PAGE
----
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​Economic activity points to further growth—slowdown not expected until 2019

Economic Outlook - Q2 2017

Faster growth in the latter half of the year should keep the economy on its current growth path in 2017. Given the potential for modest fiscal stimulus, we see somewhat stronger growth of 2.5 percent likely in 2018. We see a low probability of a recession over the next 12 to 18 months. The overall economic climate during the latter half of 2017 and 2018 should remain conducive to attractive real estate performance. Growth at this pace prevents harmful imbalances in the economy and financial markets (such as excessive debt or inflation) that could derail the expansion from building. In the absence of any random disturbances, CRE (across all major property types) should continue along its current, generally positive trajectory. That is not to say that we won't experience variations by property type and market. But any problems that the sector faces should come from internal sources, such as overbuilding, rather than external economic disturbances.

In the absence of a random shock, we believe that the current cycle should be able to challenge the record for the longest uninterrupted expansion in history, 10 years. That would occur in mid-2019. Economic expansions don't die of old age – something kills them off. The three usual suspects for ending expansions could present risks in 2019, which increases the probability of a recession. Interest rate increases should continue over the next two years, asset values could continue to increase potentially inflating a bubble, and though oil looks cheap now a sudden rise in energy prices can be difficult to predict. Any of those has the potential to derail the current expansion, but probably not until 2019 at the earliest.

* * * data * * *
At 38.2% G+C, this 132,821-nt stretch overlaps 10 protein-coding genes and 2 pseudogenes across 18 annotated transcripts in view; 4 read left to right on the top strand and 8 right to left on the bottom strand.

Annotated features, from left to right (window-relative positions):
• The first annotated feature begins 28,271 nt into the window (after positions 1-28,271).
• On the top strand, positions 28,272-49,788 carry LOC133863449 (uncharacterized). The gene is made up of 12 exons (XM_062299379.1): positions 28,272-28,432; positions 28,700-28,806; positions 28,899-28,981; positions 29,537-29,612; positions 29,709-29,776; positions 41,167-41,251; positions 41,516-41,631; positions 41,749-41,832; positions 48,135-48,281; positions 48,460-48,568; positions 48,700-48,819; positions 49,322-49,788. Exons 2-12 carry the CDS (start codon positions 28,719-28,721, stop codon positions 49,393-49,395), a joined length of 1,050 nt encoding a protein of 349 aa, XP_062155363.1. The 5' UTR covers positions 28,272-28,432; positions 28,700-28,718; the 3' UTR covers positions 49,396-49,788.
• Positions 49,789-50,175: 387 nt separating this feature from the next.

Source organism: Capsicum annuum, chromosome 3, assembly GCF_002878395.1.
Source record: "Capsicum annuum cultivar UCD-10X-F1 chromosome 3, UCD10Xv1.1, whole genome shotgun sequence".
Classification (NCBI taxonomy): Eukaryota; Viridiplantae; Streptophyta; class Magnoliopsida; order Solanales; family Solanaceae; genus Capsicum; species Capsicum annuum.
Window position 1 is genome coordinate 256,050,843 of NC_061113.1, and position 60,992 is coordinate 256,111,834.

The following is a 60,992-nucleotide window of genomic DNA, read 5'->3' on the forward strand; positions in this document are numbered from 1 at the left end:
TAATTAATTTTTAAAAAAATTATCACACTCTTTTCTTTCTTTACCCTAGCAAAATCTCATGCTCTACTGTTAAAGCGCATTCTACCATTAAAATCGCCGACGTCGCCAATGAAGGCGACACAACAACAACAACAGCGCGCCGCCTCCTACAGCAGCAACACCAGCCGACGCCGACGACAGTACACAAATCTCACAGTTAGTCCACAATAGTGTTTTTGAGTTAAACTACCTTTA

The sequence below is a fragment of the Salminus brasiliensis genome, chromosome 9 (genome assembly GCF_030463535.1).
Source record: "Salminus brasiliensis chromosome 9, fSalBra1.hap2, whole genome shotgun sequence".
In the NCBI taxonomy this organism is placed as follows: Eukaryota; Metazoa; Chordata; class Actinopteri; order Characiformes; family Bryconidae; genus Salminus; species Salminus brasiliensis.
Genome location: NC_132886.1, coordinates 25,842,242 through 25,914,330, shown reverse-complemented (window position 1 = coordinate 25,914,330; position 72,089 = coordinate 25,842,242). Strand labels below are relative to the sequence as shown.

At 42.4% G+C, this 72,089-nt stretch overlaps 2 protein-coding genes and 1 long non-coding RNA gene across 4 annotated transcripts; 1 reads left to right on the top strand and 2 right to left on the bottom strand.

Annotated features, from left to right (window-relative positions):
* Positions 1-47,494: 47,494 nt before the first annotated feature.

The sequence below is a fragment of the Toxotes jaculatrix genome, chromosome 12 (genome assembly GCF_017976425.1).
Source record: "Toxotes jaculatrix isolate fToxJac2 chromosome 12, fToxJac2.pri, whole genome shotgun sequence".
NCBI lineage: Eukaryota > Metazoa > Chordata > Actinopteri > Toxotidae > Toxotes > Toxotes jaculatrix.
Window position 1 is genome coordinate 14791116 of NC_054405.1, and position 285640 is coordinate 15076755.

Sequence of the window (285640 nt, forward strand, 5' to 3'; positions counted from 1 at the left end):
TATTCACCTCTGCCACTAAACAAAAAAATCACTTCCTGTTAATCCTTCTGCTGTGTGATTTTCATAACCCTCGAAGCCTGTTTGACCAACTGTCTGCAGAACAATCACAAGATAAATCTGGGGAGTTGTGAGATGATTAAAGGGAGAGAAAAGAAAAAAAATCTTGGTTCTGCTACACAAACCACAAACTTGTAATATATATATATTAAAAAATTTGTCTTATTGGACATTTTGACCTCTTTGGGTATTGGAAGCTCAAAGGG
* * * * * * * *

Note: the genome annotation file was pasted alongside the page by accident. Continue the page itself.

What's contributing to this outlook?

​The economy is growing at a rate higher than expected

Economic growth in the second quarter of 2.6 percent on an annualized basis greatly exceeded the 1.2 percent annualized growth rate from the first quarter. It was also the strongest quarterly growth rate since the third quarter of 2016. Growth during the second quarter was broad, coming from improvements in consumer spending, corporate investment, and international trade. For the first half of the year, growth registered 1.9 percent, slightly behind the 2.1 percent average annual growth rate during the current expansion. 

We believe the economy can perform slightly better in the latter half of the year, but such a weak first quarter will limit growth for 2017 to roughly 2.2 percent. 

Despite meaningful wage growth, consumers are relying on savings and debt for purchases